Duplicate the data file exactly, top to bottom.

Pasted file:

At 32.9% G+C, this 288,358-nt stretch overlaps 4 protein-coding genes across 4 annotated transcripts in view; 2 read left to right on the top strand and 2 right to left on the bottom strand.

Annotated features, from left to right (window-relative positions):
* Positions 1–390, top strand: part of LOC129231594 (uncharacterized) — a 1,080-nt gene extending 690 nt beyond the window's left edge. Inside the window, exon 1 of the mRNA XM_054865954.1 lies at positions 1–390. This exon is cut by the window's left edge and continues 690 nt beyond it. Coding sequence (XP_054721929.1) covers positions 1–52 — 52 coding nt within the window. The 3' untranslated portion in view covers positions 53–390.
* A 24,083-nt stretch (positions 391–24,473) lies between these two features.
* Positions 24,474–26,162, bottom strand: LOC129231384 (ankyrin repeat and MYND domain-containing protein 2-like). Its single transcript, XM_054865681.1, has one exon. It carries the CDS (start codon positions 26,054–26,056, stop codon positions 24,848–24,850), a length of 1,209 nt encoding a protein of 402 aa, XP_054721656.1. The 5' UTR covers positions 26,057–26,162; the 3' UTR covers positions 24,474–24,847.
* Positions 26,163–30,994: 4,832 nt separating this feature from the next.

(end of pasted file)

At 32.9% G+C, this 288,358-nt stretch overlaps 4 protein-coding genes across 4 annotated transcripts in view; 2 read left to right on the top strand and 2 right to left on the bottom strand.

Annotated features, from left to right (window-relative positions):
* Positions 1–390, top strand: part of LOC129231594 (uncharacterized) — a 1,080-nt gene extending 690 nt beyond the window's left edge. Inside the window, exon 1 of the mRNA XM_054865954.1 lies at positions 1–390. This exon is cut by the window's left edge and continues 690 nt beyond it. Coding sequence (XP_054721929.1) covers positions 1–52 — 52 coding nt within the window. The 3' untranslated portion in view covers positions 53–390.
* A 24,083-nt stretch (positions 391–24,473) lies between these two features.
* Positions 24,474–26,162, bottom strand: LOC129231384 (ankyrin repeat and MYND domain-containing protein 2-like). Its single transcript, XM_054865681.1, has one exon. It carries the CDS (start codon positions 26,054–26,056, stop codon positions 24,848–24,850), a length of 1,209 nt encoding a protein of 402 aa, XP_054721656.1. The 5' UTR covers positions 26,057–26,162; the 3' UTR covers positions 24,474–24,847.
* Positions 26,163–30,994: 4,832 nt separating this feature from the next.